These experimenters began to be successful, leading to more experimentation. Somewhat later, the tax credit expired in a rare example of policy prudence by our government. But by the time the tax credit expired, the new techniques for producing natural gas from coal were wildly successful and development continued unabated. It was learned that the secret to successfully producing natural gas from coal was massive fracturing of the coal seams, enabling the trapped natural gas in the coal to flow out the well bore. Pumping water and sand down into the coal seam under high pressure, fracturing the solid coal into pieces, enabled enormous increases in the amount of gas produced.

Perceptive entrepreneurs wondered, “if this works for a an underground coal seam, what would happen if we tried it on oil bearing shale?” The “fracking” revolution was on its way to being born.

Today the “fracking” revolution has changed the game. No one wonders when oil & gas supplies will be exhausted. Oil & gas supplies are now for all practical purposes inexhaustible. Has Silicon Valley added more high quality American jobs than the “fracking” revolution? I really doubt it, but I do know that Silicon Valley has many more multi-billionaires on the lists of the world’s richest people. I do know that Silicon Valley uses many more overseas factories, employing what we might call slave labor. I do know that Silicon Valley regularly breaks its arm patting itself on the back over its innovation and many good deeds.

OPEC is now an afterthought. American foreign policy need no longer make itself hostage to the ticking time bomb that is Saudi Arabia. Hundreds of thousands of high quality American jobs, not foreign jobs, have been added. Many cities and towns in fly over country have been revitalized, saved for at least a time from a future of decline, or the need to compete with India for call center jobs.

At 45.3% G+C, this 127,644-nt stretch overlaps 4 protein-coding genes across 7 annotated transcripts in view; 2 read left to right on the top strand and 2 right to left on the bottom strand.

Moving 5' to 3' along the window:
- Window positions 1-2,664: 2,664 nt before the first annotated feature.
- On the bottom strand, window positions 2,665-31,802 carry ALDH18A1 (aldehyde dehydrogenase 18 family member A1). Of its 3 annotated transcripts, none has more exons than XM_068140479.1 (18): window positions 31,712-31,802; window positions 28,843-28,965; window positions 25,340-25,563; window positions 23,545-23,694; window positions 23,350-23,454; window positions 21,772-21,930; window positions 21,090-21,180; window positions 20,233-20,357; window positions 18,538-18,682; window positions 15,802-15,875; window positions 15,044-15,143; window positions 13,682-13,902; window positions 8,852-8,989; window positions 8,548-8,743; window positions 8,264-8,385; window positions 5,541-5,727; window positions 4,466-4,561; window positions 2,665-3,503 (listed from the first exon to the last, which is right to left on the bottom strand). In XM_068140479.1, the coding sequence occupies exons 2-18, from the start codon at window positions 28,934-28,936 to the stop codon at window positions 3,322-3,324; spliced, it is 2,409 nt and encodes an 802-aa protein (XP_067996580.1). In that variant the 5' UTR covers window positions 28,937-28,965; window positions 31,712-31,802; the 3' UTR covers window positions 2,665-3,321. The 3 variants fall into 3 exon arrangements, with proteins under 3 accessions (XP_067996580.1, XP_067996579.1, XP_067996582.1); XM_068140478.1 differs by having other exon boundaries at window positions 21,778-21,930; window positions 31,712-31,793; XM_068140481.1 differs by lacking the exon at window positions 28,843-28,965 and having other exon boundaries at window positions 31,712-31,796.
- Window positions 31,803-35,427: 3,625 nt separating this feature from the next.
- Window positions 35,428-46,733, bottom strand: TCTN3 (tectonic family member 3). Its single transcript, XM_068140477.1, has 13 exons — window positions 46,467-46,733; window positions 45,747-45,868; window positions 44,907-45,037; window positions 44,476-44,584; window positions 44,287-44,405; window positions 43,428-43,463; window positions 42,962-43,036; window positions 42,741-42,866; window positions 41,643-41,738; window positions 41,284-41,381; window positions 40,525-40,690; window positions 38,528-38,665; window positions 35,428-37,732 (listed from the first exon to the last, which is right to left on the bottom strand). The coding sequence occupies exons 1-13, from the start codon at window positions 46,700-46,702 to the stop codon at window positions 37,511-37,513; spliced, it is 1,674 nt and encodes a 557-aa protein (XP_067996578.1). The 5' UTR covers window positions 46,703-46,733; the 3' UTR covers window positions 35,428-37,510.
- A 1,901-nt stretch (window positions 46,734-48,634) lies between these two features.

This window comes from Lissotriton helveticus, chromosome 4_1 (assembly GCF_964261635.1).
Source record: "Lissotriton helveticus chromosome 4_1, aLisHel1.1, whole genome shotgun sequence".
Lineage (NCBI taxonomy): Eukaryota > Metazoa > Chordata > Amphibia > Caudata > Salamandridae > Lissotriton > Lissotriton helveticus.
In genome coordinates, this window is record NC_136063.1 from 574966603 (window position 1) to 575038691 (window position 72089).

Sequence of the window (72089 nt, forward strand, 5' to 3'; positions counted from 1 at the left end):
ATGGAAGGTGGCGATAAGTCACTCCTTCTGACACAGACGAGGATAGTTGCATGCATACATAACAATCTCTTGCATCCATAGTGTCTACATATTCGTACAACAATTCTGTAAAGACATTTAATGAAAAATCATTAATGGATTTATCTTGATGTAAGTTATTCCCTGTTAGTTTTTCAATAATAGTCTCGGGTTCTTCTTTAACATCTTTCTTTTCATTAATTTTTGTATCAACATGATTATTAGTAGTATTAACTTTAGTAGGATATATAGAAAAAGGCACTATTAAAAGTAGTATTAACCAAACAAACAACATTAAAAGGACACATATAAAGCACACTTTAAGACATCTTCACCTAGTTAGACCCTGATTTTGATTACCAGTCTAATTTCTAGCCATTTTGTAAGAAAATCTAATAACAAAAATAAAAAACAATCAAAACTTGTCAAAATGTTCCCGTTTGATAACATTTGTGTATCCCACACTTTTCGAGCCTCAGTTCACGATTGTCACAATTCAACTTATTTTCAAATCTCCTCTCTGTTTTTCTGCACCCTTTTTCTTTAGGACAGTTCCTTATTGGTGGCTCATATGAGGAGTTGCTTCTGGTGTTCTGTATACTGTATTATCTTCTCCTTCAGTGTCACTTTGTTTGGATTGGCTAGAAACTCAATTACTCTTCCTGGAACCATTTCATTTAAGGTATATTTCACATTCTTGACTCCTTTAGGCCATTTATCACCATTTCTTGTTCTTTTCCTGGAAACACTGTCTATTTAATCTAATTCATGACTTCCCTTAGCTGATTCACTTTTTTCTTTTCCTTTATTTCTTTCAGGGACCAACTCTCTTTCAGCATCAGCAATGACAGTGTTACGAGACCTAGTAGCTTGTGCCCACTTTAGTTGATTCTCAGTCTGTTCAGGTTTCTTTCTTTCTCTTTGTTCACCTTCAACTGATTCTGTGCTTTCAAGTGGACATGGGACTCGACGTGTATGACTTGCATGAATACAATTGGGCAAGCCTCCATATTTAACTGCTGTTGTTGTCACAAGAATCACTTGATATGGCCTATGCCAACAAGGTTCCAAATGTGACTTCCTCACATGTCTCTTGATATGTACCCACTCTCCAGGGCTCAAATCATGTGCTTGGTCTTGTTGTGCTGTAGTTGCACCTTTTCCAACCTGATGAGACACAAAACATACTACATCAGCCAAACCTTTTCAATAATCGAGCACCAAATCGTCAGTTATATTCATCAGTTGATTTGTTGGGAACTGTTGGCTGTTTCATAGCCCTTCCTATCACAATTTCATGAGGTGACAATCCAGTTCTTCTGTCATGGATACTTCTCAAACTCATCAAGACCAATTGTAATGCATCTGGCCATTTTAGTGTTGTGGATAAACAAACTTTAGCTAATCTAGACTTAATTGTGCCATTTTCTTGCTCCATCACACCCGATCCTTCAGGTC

As further food for policy makers’ thought, the companies that remade Farmington and many other towns in fly over country were not the big boys, not Exxon, Shell and BP. The big boys, the companies that lobby Washington or whose executives become cabinet officials, had abandoned the United States long, long, ago. The big boys exported their jobs and their investment dollars overseas long, long, ago. It was new players that created the “fracking” revolution, new companies made Farmington and her sister towns prosperous, new players employing American citizens on American soil.

Lordsburg and her sister towns in SW New Mexico and SE Arizona are surrounded by shutdown mines. It is not a work of genius to imagine where Silver City got its name. This area was once home to a large and thriving mining industry. Now these towns are a spectral presence, kept on life support by EPA mandated mine reclamation efforts while investing in frantic efforts to attract “selfie” taking tourists.

In 1988, the old oil and gas wells around Farmington were too exhausted to produce. Governmental regulations, old-fashioned corporate managements and a lack of vision conspired to cause the slow death of entire regions. In 2017 the old mines around Lordsburg are too exhausted to produce. Just like around Farmington in 1988, governmental regulations, old-fashioned corporate managements and an absence of vision stifle the area. What vision can be seen is in short supply and focused on how to attract a microbrewery into dying downtowns.

If our government can’t help, is it too much to ask that they get out of the way?







2 Responses to “A Tale of Two Towns”

  1. jeff esbenshade says:

    Bill we might have crossed paths. We had a customer, Iowa Tank Lines,

    in Roosevelt Utah 2 movie shows in a town of 5000! When I left my motel room

    always put the Bible on top of the Book of Mormon.

    I also went to Dickenson ND as there are direct flights to Denver.

  2. Geoff S. says:

    The Greek philosopher Heraclitus said “change is the only constant in life”.
    There is a lot of change going on at the moment in our lifetime- there always has been. As a 65 year old some of the givens that we rely on appear to be eroded.
    It seems that Energy policy in the USA is as confused as it is in the UK.
    P.s. I don’t understand baseball but I doubt you understand cricket.